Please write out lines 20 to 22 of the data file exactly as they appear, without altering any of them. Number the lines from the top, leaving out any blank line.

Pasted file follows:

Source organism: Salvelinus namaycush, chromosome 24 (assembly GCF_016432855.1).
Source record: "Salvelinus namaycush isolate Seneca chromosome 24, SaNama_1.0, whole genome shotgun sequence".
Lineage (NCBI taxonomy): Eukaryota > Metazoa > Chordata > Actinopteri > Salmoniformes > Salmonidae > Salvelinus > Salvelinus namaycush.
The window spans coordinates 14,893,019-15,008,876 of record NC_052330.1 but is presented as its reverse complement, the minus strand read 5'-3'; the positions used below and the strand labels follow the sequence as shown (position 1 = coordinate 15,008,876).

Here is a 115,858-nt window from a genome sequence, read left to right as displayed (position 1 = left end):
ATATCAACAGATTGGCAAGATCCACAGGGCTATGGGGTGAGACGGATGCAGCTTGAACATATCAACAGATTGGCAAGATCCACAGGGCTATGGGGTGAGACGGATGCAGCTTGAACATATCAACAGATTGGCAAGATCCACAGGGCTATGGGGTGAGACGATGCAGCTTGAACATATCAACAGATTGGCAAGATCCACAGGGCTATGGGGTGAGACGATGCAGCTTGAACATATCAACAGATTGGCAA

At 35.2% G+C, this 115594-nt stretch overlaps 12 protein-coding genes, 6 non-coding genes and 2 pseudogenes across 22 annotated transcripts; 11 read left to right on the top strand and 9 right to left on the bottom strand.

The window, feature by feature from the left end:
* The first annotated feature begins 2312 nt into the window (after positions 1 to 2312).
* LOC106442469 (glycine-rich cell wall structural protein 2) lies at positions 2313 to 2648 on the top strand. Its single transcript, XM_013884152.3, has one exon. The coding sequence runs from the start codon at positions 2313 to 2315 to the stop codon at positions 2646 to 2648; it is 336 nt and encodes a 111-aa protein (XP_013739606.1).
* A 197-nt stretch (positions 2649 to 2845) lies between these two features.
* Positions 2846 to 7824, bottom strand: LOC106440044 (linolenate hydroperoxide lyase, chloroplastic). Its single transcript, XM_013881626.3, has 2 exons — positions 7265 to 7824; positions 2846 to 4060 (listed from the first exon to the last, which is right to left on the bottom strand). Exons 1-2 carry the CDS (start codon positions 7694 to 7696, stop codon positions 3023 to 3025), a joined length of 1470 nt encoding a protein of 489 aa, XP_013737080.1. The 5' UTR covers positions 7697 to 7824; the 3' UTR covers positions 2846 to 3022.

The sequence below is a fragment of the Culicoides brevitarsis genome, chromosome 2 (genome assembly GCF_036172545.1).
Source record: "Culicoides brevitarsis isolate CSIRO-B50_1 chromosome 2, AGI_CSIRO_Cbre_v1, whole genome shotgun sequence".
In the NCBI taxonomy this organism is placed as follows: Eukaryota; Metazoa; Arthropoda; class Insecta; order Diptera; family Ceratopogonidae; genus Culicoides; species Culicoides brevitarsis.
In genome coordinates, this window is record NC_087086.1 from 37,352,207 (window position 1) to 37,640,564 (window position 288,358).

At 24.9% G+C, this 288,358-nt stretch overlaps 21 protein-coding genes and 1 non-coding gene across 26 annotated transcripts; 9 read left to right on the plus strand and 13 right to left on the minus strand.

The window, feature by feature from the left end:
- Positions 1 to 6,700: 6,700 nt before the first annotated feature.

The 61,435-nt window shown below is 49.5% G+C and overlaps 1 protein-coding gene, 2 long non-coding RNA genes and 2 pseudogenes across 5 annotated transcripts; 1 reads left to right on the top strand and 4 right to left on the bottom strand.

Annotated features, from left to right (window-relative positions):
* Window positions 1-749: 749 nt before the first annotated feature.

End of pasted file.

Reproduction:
The 61,435-nt window shown below is 49.5% G+C and overlaps 1 protein-coding gene, 2 long non-coding RNA genes and 2 pseudogenes across 5 annotated transcripts; 1 reads left to right on the top strand and 4 right to left on the bottom strand.

Annotated features, from left to right (window-relative positions):
* Window positions 1-749: 749 nt before the first annotated feature.